A 'sale pending' sign is posted outside a single-family home in a residential neighborhood in Derry, N.H., on Wednesday, July 14, 2021. Credit: Charles Krupa / AP

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Pending home sales in the Portland metropolitan area in June fell through at the fastest rate since the start of the pandemic in 2020, further evidence that the real estate market is quickly cooling.

Some 8 percent of pending home sales contracts in the Portland area fell through in June, less than the national average of 15 percent and less than the highest in New England, 14.8 percent in the New Haven, Connecticut, metropolitan area, according to new data from online real estate marketplace Redfin. The contracts on those homes, however, could have been agreed upon before June.

The news comes on the heels of other data from Redfin showing 7.1 percent of its 852 active listings have had price drops in the Portland area from May 30 to June 26 compared with the same four weeks last year. The number of active listings was down 29 percent in the four weeks compared with last year.

The canceled sales, along with fewer multiple offers and fewer home showings, are giving buyers more room to negotiate. That includes asking for inspections, which have been off the bargaining table the past couple years as buyers gave up concessions to better compete for a home.

“It’s still a seller’s market, but there is more room for negotiation,” Jeff Mateja, an agent at Keller Williams Realty, said.

Mateja still is seeing multiple offers on homes, but instead of the 15 or more six months ago, there now are three or four. But that is still a lot should a pending offer fall through. He noticed the housing market cooling with the start of the war in Ukraine at the end of March, when more uncertainty about the world economy set in.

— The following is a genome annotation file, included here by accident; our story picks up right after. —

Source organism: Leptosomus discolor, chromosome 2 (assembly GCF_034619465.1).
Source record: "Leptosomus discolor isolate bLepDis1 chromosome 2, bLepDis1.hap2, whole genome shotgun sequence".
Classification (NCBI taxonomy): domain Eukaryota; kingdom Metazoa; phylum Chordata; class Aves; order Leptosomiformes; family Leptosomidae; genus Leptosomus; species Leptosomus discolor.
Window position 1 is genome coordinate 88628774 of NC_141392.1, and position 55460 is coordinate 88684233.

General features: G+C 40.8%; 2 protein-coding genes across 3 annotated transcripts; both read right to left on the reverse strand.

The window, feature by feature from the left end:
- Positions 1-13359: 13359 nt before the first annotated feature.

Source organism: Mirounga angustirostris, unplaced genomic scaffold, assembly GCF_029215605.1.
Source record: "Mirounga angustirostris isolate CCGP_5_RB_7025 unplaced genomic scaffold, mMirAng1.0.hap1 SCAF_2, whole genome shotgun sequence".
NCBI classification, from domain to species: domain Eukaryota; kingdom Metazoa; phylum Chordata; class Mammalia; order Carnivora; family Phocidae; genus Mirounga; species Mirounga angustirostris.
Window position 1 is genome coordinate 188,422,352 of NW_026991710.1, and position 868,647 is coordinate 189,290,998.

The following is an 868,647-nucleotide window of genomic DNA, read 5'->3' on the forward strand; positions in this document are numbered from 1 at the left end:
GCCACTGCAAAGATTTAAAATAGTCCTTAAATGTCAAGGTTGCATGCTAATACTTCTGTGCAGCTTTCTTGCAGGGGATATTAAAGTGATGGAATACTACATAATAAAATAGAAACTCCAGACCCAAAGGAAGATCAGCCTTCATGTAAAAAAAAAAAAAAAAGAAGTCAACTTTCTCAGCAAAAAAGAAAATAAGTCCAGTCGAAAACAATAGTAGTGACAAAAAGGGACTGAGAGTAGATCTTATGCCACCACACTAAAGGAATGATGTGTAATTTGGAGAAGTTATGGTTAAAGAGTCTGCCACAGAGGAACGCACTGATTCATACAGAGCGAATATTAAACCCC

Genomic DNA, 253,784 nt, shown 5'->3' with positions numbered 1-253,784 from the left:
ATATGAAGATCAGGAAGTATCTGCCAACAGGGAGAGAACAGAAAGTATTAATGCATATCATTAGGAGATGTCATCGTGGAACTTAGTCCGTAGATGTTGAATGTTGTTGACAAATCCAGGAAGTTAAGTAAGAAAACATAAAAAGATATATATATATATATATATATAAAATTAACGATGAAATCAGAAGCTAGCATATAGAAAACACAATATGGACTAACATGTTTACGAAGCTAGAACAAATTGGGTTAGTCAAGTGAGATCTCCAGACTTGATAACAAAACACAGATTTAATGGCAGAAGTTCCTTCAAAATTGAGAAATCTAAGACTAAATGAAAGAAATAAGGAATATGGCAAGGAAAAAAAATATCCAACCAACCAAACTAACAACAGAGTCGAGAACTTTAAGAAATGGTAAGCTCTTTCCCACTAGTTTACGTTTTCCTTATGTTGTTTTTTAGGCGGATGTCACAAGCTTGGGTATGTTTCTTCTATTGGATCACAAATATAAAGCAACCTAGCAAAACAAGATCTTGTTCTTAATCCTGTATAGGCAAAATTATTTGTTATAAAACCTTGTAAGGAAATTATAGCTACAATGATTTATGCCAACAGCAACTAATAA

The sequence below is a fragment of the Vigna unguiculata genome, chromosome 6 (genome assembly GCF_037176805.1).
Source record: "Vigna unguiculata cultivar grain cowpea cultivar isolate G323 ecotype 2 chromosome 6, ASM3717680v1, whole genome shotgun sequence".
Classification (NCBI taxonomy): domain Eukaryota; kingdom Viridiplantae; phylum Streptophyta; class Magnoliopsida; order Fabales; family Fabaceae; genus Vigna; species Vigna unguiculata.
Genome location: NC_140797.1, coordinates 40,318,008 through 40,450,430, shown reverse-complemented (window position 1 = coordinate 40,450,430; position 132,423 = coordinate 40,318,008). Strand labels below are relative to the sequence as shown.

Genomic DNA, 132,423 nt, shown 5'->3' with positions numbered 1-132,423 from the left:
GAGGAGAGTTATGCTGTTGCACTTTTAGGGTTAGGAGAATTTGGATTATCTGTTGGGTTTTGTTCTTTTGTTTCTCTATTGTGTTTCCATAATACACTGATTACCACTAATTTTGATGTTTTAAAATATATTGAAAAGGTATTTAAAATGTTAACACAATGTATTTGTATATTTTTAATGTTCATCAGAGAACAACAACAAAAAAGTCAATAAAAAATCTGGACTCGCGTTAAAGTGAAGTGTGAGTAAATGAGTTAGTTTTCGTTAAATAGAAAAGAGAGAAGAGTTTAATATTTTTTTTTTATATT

Some reasons sales fall through include buyers feeling remorse after rushing into a home purchase and rising mortgage rates causing homes to no longer be affordable.

“Buyers are increasingly keeping rather than waiving inspection and appraisal contingencies,” Taylor Marr, deputy chief economist for Redfin, said. “That gives them the flexibility to call the deal off if issues arise during the homebuying process.”

In Cape Elizabeth, two houses came back onto the market last week after prospective buyers backed out when they discovered problems during inspections, real estate agent Bethany Angle, owner of Angle Associates, said.

“They probably got cold feet,” she said. “It’s a really tough market.”

Angle also has noticed that real estate brokers are advertising more as the market cools.

It’s not always the buyer who walks away from the deal. Some sellers are listing their homes simply to test the waters and see how they will do, Brian Wood, a broker at Coldwell Banker in Portland, said.

He has noticed more homes coming onto the market for sale, though, with sellers more confident they can find another home for themselves.

“The market went from white hot to hot,” he said.

Buyer activity is down across all sectors of the real estate market, Erin Oldham, associate broker at Portside Real Estate Group, said. Showings on condominiums in Portland are down from 10.6 per condo on the market in February to 6.8 average showings in June. Showings on homes in Portland decreased from 20.3 in February to nine per home in June.

Oldham said showing activity is an indicator of the current housing market, whereas data on home sales is about 45 days behind because that is how long it takes to close on a home.

“We are still solidly in a seller’s market, but the trend is towards increasing supply and homes taking a bit longer to sell,” she said.